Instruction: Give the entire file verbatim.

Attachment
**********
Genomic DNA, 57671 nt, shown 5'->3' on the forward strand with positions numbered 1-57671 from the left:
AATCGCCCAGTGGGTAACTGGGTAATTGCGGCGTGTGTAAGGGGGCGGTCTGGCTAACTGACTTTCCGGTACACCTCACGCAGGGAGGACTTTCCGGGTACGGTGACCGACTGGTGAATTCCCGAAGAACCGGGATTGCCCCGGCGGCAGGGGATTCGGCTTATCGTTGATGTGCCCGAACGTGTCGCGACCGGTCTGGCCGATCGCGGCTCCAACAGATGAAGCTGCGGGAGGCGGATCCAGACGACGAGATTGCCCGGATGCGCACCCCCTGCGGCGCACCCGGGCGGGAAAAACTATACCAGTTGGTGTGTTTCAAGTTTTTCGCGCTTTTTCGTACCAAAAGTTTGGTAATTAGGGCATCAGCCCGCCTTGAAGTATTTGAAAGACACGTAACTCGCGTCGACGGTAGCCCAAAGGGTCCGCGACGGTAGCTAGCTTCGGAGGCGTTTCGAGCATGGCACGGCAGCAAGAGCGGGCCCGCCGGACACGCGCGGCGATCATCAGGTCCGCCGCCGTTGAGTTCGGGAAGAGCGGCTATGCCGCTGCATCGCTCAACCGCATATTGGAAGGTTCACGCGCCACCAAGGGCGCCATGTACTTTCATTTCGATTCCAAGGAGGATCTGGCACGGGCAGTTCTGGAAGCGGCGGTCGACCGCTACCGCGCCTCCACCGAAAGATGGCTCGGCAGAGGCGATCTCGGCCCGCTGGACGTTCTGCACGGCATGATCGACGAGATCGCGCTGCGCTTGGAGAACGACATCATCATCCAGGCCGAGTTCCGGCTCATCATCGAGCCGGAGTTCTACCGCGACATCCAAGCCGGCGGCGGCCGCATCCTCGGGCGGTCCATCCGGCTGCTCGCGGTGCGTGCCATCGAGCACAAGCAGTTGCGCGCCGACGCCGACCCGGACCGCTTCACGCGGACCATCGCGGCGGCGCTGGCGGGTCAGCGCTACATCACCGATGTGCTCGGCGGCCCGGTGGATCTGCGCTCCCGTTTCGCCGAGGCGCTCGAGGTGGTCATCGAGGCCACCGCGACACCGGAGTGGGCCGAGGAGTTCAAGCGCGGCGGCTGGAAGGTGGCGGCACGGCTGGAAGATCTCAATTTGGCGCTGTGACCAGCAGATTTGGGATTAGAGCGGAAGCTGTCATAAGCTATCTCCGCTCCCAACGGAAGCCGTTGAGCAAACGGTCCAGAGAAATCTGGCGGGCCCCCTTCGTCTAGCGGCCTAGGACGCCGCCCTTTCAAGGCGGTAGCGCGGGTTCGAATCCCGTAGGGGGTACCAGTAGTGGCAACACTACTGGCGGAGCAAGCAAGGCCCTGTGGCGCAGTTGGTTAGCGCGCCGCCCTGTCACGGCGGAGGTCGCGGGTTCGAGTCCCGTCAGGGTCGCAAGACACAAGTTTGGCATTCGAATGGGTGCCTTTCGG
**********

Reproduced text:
Genomic DNA, 57671 nt, shown 5'->3' on the forward strand with positions numbered 1-57671 from the left:
AATCGCCCAGTGGGTAACTGGGTAATTGCGGCGTGTGTAAGGGGGCGGTCTGGCTAACTGACTTTCCGGTACACCTCACGCAGGGAGGACTTTCCGGGTACGGTGACCGACTGGTGAATTCCCGAAGAACCGGGATTGCCCCGGCGGCAGGGGATTCGGCTTATCGTTGATGTGCCCGAACGTGTCGCGACCGGTCTGGCCGATCGCGGCTCCAACAGATGAAGCTGCGGGAGGCGGATCCAGACGACGAGATTGCCCGGATGCGCACCCCCTGCGGCGCACCCGGGCGGGAAAAACTATACCAGTTGGTGTGTTTCAAGTTTTTCGCGCTTTTTCGTACCAAAAGTTTGGTAATTAGGGCATCAGCCCGCCTTGAAGTATTTGAAAGACACGTAACTCGCGTCGACGGTAGCCCAAAGGGTCCGCGACGGTAGCTAGCTTCGGAGGCGTTTCGAGCATGGCACGGCAGCAAGAGCGGGCCCGCCGGACACGCGCGGCGATCATCAGGTCCGCCGCCGTTGAGTTCGGGAAGAGCGGCTATGCCGCTGCATCGCTCAACCGCATATTGGAAGGTTCACGCGCCACCAAGGGCGCCATGTACTTTCATTTCGATTCCAAGGAGGATCTGGCACGGGCAGTTCTGGAAGCGGCGGTCGACCGCTACCGCGCCTCCACCGAAAGATGGCTCGGCAGAGGCGATCTCGGCCCGCTGGACGTTCTGCACGGCATGATCGACGAGATCGCGCTGCGCTTGGAGAACGACATCATCATCCAGGCCGAGTTCCGGCTCATCATCGAGCCGGAGTTCTACCGCGACATCCAAGCCGGCGGCGGCCGCATCCTCGGGCGGTCCATCCGGCTGCTCGCGGTGCGTGCCATCGAGCACAAGCAGTTGCGCGCCGACGCCGACCCGGACCGCTTCACGCGGACCATCGCGGCGGCGCTGGCGGGTCAGCGCTACATCACCGATGTGCTCGGCGGCCCGGTGGATCTGCGCTCCCGTTTCGCCGAGGCGCTCGAGGTGGTCATCGAGGCCACCGCGACACCGGAGTGGGCCGAGGAGTTCAAGCGCGGCGGCTGGAAGGTGGCGGCACGGCTGGAAGATCTCAATTTGGCGCTGTGACCAGCAGATTTGGGATTAGAGCGGAAGCTGTCATAAGCTATCTCCGCTCCCAACGGAAGCCGTTGAGCAAACGGTCCAGAGAAATCTGGCGGGCCCCCTTCGTCTAGCGGCCTAGGACGCCGCCCTTTCAAGGCGGTAGCGCGGGTTCGAATCCCGTAGGGGGTACCAGTAGTGGCAACACTACTGGCGGAGCAAGCAAGGCCCTGTGGCGCAGTTGGTTAGCGCGCCGCCCTGTCACGGCGGAGGTCGCGGGTTCGAGTCCCGTCAGGGTCGCAAGACACAAGTTTGGCATTCGAATGGGTGCCTTTCGG